re the Cambium. I've been riding one for a couple of seasons now, and like it well enough. Didnt like it after I bought it, and do still find my B17's to be more comfortable for touring and day after day after day, but I have to say that I like it well enough now. I do use really good quality padded shorts, and its on my bike that I tend to ride harder and or stand up on more often, so I find it works quite well, for me that is....
In fact, I just took it off my "go somewhat fast" bike and put it on my winter bike that I rode today for the first time this season--we have surprise snow now, so out comes the old mtb and went with the C17 this winter on it.
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Old 11-11-19, 09:09 PM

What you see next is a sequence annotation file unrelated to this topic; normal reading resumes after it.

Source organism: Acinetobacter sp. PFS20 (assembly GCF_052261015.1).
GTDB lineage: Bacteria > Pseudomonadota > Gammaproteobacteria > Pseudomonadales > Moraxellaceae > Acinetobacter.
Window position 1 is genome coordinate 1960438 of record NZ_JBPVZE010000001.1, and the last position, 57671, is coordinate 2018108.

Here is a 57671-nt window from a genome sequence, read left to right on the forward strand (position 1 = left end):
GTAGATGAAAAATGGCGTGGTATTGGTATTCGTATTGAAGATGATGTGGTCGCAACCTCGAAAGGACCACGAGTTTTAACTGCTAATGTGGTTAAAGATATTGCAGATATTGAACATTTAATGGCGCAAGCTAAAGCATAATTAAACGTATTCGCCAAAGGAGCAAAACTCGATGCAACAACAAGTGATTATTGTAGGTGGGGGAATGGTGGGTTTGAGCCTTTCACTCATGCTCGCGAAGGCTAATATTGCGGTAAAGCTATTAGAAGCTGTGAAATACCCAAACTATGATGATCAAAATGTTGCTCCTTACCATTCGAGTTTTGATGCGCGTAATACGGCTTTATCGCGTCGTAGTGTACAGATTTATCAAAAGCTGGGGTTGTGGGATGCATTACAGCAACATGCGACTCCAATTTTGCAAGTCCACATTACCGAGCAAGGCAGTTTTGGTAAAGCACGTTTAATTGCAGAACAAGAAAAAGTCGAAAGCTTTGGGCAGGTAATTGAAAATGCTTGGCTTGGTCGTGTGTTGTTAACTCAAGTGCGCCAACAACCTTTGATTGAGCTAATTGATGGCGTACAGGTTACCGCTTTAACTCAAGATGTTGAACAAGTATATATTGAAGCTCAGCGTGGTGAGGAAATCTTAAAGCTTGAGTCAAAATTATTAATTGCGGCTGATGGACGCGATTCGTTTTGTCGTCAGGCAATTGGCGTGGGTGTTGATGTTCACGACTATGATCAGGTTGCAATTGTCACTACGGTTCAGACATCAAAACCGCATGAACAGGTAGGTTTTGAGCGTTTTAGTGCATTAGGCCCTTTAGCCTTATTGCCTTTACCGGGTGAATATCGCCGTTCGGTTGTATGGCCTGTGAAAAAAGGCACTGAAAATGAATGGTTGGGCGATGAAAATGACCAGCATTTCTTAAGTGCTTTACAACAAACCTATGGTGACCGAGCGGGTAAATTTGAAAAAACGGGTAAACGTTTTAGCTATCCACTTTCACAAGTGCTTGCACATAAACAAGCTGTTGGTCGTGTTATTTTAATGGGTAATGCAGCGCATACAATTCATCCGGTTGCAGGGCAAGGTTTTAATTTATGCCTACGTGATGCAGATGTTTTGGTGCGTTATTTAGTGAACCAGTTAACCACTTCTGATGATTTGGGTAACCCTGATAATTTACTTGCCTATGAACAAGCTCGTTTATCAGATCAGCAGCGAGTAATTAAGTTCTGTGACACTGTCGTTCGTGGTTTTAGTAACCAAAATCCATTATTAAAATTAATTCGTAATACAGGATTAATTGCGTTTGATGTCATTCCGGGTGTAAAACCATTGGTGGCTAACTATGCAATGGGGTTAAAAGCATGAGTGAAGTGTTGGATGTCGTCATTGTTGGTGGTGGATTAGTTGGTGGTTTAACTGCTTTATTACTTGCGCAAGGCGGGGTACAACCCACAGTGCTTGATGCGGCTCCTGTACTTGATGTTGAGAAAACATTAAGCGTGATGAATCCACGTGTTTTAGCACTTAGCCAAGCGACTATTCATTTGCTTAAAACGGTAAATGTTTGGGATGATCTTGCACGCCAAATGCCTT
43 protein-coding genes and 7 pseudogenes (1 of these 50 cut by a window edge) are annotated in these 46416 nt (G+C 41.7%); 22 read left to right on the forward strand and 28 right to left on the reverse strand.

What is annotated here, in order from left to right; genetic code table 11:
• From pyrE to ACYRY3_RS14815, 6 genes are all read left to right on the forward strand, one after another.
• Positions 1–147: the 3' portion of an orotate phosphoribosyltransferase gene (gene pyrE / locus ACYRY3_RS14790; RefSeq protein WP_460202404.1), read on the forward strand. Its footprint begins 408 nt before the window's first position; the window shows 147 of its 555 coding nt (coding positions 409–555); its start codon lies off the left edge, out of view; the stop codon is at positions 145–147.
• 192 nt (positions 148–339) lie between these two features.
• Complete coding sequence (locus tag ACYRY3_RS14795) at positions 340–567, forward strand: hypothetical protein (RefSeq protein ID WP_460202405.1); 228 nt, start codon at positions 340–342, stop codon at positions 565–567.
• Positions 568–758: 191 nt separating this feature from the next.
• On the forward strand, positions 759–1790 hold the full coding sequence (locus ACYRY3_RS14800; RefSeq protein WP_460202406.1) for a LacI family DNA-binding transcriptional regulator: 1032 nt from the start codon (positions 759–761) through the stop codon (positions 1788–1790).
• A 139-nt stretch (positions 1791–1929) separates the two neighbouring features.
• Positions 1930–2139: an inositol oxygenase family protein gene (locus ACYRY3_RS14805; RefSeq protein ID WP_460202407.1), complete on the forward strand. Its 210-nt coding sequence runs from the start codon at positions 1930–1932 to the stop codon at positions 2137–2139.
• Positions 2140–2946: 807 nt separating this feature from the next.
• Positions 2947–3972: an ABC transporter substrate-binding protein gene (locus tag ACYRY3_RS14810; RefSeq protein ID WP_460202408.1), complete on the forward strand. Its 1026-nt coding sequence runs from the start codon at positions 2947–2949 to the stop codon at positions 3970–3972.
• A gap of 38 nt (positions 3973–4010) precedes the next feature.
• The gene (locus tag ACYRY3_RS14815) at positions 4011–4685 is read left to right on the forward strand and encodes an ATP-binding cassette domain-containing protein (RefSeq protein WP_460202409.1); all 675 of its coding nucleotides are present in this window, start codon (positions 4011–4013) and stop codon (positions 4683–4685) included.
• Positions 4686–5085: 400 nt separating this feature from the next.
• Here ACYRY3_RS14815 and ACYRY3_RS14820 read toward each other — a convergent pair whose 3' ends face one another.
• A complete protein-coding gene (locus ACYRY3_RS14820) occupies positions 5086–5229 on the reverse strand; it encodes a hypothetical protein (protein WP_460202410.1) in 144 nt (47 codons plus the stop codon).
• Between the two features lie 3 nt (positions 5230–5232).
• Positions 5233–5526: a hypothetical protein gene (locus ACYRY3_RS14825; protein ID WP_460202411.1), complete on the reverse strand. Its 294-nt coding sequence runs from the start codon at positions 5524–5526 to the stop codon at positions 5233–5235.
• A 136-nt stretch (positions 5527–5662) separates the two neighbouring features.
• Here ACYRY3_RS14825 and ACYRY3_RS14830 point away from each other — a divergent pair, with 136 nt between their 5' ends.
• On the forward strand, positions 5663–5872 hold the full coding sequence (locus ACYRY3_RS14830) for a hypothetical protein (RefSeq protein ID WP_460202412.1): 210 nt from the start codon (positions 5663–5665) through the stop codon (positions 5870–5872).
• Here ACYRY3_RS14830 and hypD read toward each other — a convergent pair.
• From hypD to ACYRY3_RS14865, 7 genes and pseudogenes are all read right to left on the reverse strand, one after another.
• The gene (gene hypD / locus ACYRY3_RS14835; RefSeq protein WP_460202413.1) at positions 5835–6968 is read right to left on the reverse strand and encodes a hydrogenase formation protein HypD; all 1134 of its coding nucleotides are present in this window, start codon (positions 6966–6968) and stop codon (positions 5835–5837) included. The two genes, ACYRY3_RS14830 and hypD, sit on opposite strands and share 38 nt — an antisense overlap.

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Originally Posted by djb View Post
hey, all bike stuff is neat, even if it isnt fitting into a slot easily.

re the Cambium. I've been riding one for a couple of seasons now, and like it well enough. Didnt like it after I bought it, and do still find my B17's to be more comfortable for touring and day after day after day, but I have to say that I like it well enough now. I do use really good quality padded shorts, and its on my bike that I tend to ride harder and or stand up on more often, so I find it works quite well, for me that is....
In fact, I just took it off my "go somewhat fast" bike and put it on my winter bike that I rode today for the first time this season--we have surprise snow now, so out comes the old mtb and went with the C17 this winter on it.
I currently ride a Brooks Swift mostly so I was thinking of C15 for a new bike. As far as padding I use padded underwear and this is the combo I used this summer and was very comfortable

https://www.vulpine.cc/catalog/produ...o3LCJwb3MiOjV9

https://www.groundeffect.co.nz/colle...y-cycle-shorts
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Old 11-11-19, 10:21 PM